It was also already dark so we couldn’t take in any of the beauty of the mountains as we left San Diego heading east and drove into the forest. We made our way off the exit and to Lake Morena County Park. Even though it was getting late and dark there was a park ranger and provided a key to the cabin.
While there was a lot of planning to get to this point, the one major unknown was how we were going to get to the trailhead in the morning. While the hike is 20 miles on the trail, believe it or not it’s only 7 miles by car on the road. Living in the city these days there is a Lyft or Uber a few minutes away at any given time or place. The original plan which made sense at the time was just to request a ride to the border via a ride share.
First problem, our phones didn’t have signals so that would make it extra difficult to find a ride in the morning, but the park ranger was a life saver and gave us a business card to Driver Dave, a cash only fair fares and really the only way we would be able to get to the trailhead. His number is 619-478-5209. Without a phone coverage we would have to wait for the ranger station to open the next morning at 6 a.m and use their phone.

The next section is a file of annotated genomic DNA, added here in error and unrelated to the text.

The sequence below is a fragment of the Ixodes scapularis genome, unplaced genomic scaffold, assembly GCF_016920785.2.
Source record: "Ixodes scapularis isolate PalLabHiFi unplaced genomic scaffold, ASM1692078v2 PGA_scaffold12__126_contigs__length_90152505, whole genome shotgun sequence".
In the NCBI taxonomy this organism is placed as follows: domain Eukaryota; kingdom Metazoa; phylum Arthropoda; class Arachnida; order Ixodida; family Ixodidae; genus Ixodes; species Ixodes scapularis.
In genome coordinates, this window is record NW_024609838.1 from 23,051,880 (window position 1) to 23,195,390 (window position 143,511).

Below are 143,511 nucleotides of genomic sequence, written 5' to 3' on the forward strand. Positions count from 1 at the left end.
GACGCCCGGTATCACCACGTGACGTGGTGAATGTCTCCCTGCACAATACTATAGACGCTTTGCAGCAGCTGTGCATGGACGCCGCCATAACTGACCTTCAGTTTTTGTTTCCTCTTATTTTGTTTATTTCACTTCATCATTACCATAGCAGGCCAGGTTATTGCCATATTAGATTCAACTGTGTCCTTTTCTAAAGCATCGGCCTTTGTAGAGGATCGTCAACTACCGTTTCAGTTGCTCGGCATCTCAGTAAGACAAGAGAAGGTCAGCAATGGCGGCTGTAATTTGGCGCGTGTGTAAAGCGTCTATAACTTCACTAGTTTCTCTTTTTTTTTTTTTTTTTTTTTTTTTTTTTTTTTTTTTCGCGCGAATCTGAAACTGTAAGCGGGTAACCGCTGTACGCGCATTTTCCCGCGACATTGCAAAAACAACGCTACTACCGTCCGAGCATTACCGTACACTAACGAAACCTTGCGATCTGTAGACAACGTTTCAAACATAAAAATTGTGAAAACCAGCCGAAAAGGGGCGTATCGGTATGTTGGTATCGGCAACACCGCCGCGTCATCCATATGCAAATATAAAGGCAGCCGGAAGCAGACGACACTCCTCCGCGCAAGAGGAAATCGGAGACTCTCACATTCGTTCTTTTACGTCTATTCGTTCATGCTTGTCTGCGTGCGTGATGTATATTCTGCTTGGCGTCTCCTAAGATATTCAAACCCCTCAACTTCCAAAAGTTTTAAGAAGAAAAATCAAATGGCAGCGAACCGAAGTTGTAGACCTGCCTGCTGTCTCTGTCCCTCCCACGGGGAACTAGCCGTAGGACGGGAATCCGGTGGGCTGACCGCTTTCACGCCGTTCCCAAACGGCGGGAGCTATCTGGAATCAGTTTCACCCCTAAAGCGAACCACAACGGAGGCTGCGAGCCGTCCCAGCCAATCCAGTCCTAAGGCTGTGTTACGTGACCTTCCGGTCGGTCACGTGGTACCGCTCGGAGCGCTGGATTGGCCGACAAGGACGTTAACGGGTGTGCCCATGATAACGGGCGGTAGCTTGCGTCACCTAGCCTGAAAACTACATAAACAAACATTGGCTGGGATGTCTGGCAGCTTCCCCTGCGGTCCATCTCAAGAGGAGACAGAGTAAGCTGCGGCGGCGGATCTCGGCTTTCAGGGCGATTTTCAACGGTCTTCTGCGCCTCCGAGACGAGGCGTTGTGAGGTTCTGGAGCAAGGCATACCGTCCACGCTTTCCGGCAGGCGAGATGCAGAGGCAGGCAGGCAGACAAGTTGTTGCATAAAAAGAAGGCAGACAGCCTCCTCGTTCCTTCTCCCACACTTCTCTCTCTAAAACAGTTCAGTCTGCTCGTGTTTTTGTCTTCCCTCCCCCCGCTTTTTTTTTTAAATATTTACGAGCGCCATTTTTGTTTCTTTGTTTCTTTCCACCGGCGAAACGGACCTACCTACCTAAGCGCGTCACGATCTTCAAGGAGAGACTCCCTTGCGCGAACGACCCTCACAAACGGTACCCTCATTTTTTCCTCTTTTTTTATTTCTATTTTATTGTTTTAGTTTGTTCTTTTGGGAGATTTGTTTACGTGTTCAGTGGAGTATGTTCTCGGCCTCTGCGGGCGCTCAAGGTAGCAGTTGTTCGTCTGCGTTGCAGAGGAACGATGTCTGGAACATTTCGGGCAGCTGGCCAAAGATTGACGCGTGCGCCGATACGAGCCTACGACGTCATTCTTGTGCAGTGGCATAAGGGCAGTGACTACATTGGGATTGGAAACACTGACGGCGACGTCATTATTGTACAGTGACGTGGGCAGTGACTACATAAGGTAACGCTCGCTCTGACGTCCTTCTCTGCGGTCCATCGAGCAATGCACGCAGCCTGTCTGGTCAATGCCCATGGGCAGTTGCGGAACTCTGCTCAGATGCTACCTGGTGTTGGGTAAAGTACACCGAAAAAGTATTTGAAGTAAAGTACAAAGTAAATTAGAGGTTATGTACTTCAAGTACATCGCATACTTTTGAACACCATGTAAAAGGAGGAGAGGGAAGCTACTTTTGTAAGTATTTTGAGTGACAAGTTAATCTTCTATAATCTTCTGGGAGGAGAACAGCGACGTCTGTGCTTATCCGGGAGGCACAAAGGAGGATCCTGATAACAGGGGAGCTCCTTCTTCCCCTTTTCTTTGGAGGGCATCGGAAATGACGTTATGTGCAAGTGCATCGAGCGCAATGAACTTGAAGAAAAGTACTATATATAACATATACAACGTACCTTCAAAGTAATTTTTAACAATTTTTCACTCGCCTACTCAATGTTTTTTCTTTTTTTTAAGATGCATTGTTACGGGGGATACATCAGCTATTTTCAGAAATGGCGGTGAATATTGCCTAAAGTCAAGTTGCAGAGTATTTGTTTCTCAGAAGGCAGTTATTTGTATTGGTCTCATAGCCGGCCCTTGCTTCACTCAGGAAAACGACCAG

We also inquired about the Valley Fire with the ranger to double check our section of the PCT if we would be safe from any fire danger in the morning. He said the Valley Fire was too far away an not a threat but shared with us there was a small fire a day earlier directly above the campground. Yikes.